On Aug 2, 6:39 pm, SpaceGirl <nothespacegirls...@subhuman.net> wrote:
> On Aug 2, 5:29 am, Chaddy2222 <spamlovermailbox-sicur...@yahoo.com.au>
> > On Aug 2, 4:20 am, Onideus Mad Hatter <use...@backwater-
> > > This is my favorite part of that antediluvian text you linked to:
> > > "The Internet and the web were (and mostly still are) based on
> > > printable text"
> > > LOL, not anymore. ^_^
> > I actually am beginning to really wonder how well these laws regarding
> > web accessibility will be able to actually be in forced. Here in
> > Australia we now have a section in the disability discrimination act
> > that relates to websites, but they rely on the W3C's guidelines (which
> > are rather poor) when it comes to a lot of this multimedia stuff. So
> > what you say really highlights that point.
> I suspect if this reached a test case in court, it would be dismissed.
> It's totally unenforceable for modern multimedia web sites.
> Would it cover movie trailer sites? In that case would it cover movies
> being broadcast over the WWW... in that case does it cover all movies?
> Where are the boundaries for these laws? What if the sites are hosted
> outside of Australia? What if the company is based outside of
> Australia? What about sites that are animated, say in Flash? Does the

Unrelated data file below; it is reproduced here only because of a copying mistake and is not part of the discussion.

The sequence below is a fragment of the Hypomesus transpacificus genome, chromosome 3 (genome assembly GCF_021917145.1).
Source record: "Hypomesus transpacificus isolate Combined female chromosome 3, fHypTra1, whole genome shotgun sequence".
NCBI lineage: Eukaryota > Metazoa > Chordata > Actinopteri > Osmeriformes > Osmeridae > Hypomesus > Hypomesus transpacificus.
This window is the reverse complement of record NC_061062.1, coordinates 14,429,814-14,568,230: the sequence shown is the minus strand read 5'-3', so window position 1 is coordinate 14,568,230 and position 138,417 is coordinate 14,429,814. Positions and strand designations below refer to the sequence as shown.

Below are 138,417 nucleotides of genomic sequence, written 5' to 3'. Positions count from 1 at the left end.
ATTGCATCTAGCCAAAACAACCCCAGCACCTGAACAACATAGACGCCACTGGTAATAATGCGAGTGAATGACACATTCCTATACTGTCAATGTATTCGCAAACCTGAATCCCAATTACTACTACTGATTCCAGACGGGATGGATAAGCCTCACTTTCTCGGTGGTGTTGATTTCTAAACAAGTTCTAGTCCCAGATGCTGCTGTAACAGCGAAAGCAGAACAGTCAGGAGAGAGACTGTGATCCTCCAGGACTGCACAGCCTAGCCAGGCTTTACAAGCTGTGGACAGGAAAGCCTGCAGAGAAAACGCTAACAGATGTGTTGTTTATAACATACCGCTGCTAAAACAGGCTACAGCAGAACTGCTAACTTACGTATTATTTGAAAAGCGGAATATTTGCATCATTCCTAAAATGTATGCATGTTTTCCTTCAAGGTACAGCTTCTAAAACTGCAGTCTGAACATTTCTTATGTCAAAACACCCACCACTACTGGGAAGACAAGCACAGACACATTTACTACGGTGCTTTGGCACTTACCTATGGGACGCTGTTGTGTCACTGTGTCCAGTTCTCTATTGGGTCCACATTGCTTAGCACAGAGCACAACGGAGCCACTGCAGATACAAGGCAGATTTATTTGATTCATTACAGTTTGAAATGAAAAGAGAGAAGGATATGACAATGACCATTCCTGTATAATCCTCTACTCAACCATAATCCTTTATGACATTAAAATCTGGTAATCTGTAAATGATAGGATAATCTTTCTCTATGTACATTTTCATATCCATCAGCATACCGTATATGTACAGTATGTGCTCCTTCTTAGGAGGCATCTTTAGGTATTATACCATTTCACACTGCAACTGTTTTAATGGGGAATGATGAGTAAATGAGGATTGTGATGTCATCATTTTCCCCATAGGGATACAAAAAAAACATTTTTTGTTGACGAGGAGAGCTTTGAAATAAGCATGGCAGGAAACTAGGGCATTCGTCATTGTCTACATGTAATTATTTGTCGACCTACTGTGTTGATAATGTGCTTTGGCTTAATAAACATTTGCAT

> animation have to be covered by this? What about web sites that are
As for sites based out of Australia (they would still be covered) if
not by our laws by the UK laws regarding web accessibility.
Considering how closely our Governments work together now a days.
Although it's sivel law where dealing with here so that might not
apply (I siriously have not put much thaught into that part of it).
> purely visual, like galleries? What about YouTube? What about
> GoogleVideo? What about WWW distributed services like GoogleEarth, or
> web services?
Hmm well obviously some of those services would be easier then others
to make accessible, although Youtube get around the laws by provideing
a description of every video (on the right next to each one.)
As for live video, a description won't need to be provided. (the same
goes for live webcasts of audio I believe.)
> In the same way one web site should not be designed for all people,
> the laws covering accessibility need to be seriously looked at.
On that note, most government sites I have been to lately are in
sirious need of useability testing, they use different colours for
links on every page etc etc.
I reckon the accessibility guidelines need to look at general design
ideas (good useability) as well as access by those of us useing
adaptive technology (cause at the moment you can have an accessible
site that is un-useable by the majority of the population!.
> > The funny part is that podcasts don't require any form of transcript
> > but they still require them for video. Although the WCAG 2.0 draft is
> > still quite un-clear about some of this stuff.
> Yep. So which is which? Just this week a new "live video" system was
> launched in the US. It's like YouTube, except the video is live
> (realtime). How would this fit into these laws?
Well it's the W3C guidelines where talking about (not the laws so
much), the laws jusst state that stuff needs to be made accessible
(but the guidelines are used as a way of assisting loyers to
prossicute against site owners (or I think that's the idea behind it
Siriously, the case about 7 years ago would of had more of a benifit
to the loyers then anyone else I reckon.
Regards Chad. http://freewebdesign.awardspace.biz